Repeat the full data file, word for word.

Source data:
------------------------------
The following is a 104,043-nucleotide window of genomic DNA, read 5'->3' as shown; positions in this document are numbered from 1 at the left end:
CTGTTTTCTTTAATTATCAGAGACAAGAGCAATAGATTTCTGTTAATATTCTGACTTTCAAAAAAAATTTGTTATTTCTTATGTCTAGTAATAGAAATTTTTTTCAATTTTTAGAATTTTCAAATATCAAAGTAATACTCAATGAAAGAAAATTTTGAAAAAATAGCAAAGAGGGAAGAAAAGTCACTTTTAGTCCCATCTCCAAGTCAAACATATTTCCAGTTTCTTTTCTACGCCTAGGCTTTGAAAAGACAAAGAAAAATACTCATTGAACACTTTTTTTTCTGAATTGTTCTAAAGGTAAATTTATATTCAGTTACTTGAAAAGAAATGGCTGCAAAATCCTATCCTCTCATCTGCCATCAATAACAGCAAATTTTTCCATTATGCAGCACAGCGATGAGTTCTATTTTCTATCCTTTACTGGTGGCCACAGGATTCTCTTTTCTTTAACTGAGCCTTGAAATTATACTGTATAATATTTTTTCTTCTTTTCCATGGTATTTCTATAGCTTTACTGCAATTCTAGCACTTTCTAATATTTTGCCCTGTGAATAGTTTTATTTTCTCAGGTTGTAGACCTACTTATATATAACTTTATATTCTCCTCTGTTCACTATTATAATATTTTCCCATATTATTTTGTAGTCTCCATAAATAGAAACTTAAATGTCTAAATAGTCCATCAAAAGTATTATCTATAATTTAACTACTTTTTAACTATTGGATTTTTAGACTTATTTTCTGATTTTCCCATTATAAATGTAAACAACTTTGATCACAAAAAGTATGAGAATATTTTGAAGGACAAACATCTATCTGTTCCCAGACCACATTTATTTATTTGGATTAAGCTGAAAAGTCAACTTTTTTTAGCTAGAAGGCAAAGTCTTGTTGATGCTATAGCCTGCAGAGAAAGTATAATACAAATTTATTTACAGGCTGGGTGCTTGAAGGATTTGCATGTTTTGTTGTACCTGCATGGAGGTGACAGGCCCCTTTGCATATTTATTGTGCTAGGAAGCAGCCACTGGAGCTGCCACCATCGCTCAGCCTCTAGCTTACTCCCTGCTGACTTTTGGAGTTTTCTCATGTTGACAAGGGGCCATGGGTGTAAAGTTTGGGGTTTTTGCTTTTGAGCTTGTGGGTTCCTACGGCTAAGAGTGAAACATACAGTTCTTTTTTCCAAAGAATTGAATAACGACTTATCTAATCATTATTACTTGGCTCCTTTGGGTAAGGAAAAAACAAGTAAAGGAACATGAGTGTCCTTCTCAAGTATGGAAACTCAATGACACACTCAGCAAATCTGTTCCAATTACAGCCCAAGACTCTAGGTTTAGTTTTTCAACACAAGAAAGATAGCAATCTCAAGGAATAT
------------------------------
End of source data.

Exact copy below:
The following is a 104,043-nucleotide window of genomic DNA, read 5'->3' as shown; positions in this document are numbered from 1 at the left end:
CTGTTTTCTTTAATTATCAGAGACAAGAGCAATAGATTTCTGTTAATATTCTGACTTTCAAAAAAAATTTGTTATTTCTTATGTCTAGTAATAGAAATTTTTTTCAATTTTTAGAATTTTCAAATATCAAAGTAATACTCAATGAAAGAAAATTTTGAAAAAATAGCAAAGAGGGAAGAAAAGTCACTTTTAGTCCCATCTCCAAGTCAAACATATTTCCAGTTTCTTTTCTACGCCTAGGCTTTGAAAAGACAAAGAAAAATACTCATTGAACACTTTTTTTTCTGAATTGTTCTAAAGGTAAATTTATATTCAGTTACTTGAAAAGAAATGGCTGCAAAATCCTATCCTCTCATCTGCCATCAATAACAGCAAATTTTTCCATTATGCAGCACAGCGATGAGTTCTATTTTCTATCCTTTACTGGTGGCCACAGGATTCTCTTTTCTTTAACTGAGCCTTGAAATTATACTGTATAATATTTTTTCTTCTTTTCCATGGTATTTCTATAGCTTTACTGCAATTCTAGCACTTTCTAATATTTTGCCCTGTGAATAGTTTTATTTTCTCAGGTTGTAGACCTACTTATATATAACTTTATATTCTCCTCTGTTCACTATTATAATATTTTCCCATATTATTTTGTAGTCTCCATAAATAGAAACTTAAATGTCTAAATAGTCCATCAAAAGTATTATCTATAATTTAACTACTTTTTAACTATTGGATTTTTAGACTTATTTTCTGATTTTCCCATTATAAATGTAAACAACTTTGATCACAAAAAGTATGAGAATATTTTGAAGGACAAACATCTATCTGTTCCCAGACCACATTTATTTATTTGGATTAAGCTGAAAAGTCAACTTTTTTTAGCTAGAAGGCAAAGTCTTGTTGATGCTATAGCCTGCAGAGAAAGTATAATACAAATTTATTTACAGGCTGGGTGCTTGAAGGATTTGCATGTTTTGTTGTACCTGCATGGAGGTGACAGGCCCCTTTGCATATTTATTGTGCTAGGAAGCAGCCACTGGAGCTGCCACCATCGCTCAGCCTCTAGCTTACTCCCTGCTGACTTTTGGAGTTTTCTCATGTTGACAAGGGGCCATGGGTGTAAAGTTTGGGGTTTTTGCTTTTGAGCTTGTGGGTTCCTACGGCTAAGAGTGAAACATACAGTTCTTTTTTCCAAAGAATTGAATAACGACTTATCTAATCATTATTACTTGGCTCCTTTGGGTAAGGAAAAAACAAGTAAAGGAACATGAGTGTCCTTCTCAAGTATGGAAACTCAATGACACACTCAGCAAATCTGTTCCAATTACAGCCCAAGACTCTAGGTTTAGTTTTTCAACACAAGAAAGATAGCAATCTCAAGGAATAT